So, I've advised against buying the new 27" iMac, which simultaneously violates two of my cardinal rules of Earthly computer hardware purchase: Never buy the first available prototype of a new enclosure; and, Never buy the first available installation of a next-generation CPU in an old enclosure. Manufacturers, including Apple (some might even say especially Apple) hew pretty close to the heat tolerances of these components they use, in the rush to achieve their latest avant-garde design. Apple cuts engineering corners, and it affects first-generation product reliability, as we've seen with the capacitor problem in early, large white iMacs, and now the cracked or DOA Intel Core i7-based 27" iMacs.

Lest anyone think this is a new development, I should point that the very first Macintosh ever invented didn't even have an internal fan, despite being offered in an almost unprecedently small, and thus hot, enclosure (for 1984). Unsurprisingly, the first generations of Macs had a habit of frying their own power supplies after a few years, and then burning up the replacements, a few years after that. The 'novel' idea of fan-based cooling wasn't welcomed to the Macintosh until 1987, with the Macintosh SE.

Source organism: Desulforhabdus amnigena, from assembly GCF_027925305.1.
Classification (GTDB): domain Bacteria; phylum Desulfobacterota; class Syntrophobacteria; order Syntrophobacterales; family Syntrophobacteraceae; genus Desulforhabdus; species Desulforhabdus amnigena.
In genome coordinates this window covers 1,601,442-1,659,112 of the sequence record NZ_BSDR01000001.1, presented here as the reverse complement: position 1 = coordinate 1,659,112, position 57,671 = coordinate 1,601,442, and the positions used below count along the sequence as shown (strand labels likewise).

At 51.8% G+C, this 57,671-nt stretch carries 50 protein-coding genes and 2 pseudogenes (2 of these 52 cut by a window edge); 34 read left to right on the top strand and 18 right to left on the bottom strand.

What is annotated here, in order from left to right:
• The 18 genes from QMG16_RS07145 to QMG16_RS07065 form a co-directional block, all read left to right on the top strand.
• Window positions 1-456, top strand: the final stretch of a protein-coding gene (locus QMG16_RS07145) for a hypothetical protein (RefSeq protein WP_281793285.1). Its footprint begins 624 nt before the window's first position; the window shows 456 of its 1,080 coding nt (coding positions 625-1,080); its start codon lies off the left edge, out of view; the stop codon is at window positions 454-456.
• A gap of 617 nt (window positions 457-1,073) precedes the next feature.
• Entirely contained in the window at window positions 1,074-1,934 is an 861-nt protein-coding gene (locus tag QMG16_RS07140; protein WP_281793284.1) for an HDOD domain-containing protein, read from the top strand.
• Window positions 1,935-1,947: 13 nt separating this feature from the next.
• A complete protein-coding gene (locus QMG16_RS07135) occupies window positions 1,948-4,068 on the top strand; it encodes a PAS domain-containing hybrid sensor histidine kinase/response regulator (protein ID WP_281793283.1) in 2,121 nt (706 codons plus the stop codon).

> Unzip iWork documents

Exactly as it reads above — if you want to poke around inside an iWork document and examine its structure (which is XML-based), all you have to do it unzip it.

> Check apps for Snow Leopard compatibility

The Unofficial Apple Weblog pointed me to SnowChecker, which will detect all of your apps and compare them with an online compatibility database. It doesn't really detect them all — it didn't pick up on any Adobe apps, for example — but for a cautious upgrade-shy fellow like myself it's a good indicator of the current state of things.

My verdict: this cat is not ready for primetime yet. Which means it isn't ready for my Mac.

> Get info for multiple files in one window

This is mostly useful for finding out how much disk space is taken up by several different files, without putting them in a folder together or moving them around.

Select the files in the Finder, then, instead of Command-I (Get Info), use Control-Command-I (Get Summary Info).

> Fail to use the new iMac as a TV